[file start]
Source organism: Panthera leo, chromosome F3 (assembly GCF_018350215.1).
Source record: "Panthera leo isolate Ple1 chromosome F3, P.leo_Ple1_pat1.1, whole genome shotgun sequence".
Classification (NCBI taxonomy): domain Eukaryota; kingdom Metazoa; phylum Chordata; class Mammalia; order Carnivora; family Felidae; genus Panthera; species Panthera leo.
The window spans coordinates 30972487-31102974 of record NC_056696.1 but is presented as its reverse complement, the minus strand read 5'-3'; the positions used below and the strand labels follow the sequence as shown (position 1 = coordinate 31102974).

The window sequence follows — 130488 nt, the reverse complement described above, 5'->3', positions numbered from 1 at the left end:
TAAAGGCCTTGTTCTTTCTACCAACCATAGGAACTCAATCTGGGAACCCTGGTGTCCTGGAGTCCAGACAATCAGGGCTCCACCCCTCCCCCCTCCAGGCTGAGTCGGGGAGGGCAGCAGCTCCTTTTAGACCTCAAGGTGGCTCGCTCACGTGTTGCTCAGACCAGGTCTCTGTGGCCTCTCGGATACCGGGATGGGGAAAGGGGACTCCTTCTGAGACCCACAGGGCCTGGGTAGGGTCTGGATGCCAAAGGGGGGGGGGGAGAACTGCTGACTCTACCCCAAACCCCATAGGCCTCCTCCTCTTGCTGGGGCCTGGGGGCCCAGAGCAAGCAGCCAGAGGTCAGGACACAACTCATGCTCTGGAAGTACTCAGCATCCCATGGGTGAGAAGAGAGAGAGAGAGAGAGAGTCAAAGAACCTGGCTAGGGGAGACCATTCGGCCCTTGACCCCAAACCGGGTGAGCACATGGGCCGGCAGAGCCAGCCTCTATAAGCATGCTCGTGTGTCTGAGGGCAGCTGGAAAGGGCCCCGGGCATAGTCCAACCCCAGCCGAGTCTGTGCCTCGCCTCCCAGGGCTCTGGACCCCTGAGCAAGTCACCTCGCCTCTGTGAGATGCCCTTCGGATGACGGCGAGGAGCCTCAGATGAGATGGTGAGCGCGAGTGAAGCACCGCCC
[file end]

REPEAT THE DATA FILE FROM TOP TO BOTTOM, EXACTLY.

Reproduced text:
Source organism: Panthera leo, chromosome F3 (assembly GCF_018350215.1).
Source record: "Panthera leo isolate Ple1 chromosome F3, P.leo_Ple1_pat1.1, whole genome shotgun sequence".
Classification (NCBI taxonomy): domain Eukaryota; kingdom Metazoa; phylum Chordata; class Mammalia; order Carnivora; family Felidae; genus Panthera; species Panthera leo.
The window spans coordinates 30972487-31102974 of record NC_056696.1 but is presented as its reverse complement, the minus strand read 5'-3'; the positions used below and the strand labels follow the sequence as shown (position 1 = coordinate 31102974).

The window sequence follows — 130488 nt, the reverse complement described above, 5'->3', positions numbered from 1 at the left end:
TAAAGGCCTTGTTCTTTCTACCAACCATAGGAACTCAATCTGGGAACCCTGGTGTCCTGGAGTCCAGACAATCAGGGCTCCACCCCTCCCCCCTCCAGGCTGAGTCGGGGAGGGCAGCAGCTCCTTTTAGACCTCAAGGTGGCTCGCTCACGTGTTGCTCAGACCAGGTCTCTGTGGCCTCTCGGATACCGGGATGGGGAAAGGGGACTCCTTCTGAGACCCACAGGGCCTGGGTAGGGTCTGGATGCCAAAGGGGGGGGGGGAGAACTGCTGACTCTACCCCAAACCCCATAGGCCTCCTCCTCTTGCTGGGGCCTGGGGGCCCAGAGCAAGCAGCCAGAGGTCAGGACACAACTCATGCTCTGGAAGTACTCAGCATCCCATGGGTGAGAAGAGAGAGAGAGAGAGAGAGTCAAAGAACCTGGCTAGGGGAGACCATTCGGCCCTTGACCCCAAACCGGGTGAGCACATGGGCCGGCAGAGCCAGCCTCTATAAGCATGCTCGTGTGTCTGAGGGCAGCTGGAAAGGGCCCCGGGCATAGTCCAACCCCAGCCGAGTCTGTGCCTCGCCTCCCAGGGCTCTGGACCCCTGAGCAAGTCACCTCGCCTCTGTGAGATGCCCTTCGGATGACGGCGAGGAGCCTCAGATGAGATGGTGAGCGCGAGTGAAGCACCGCCC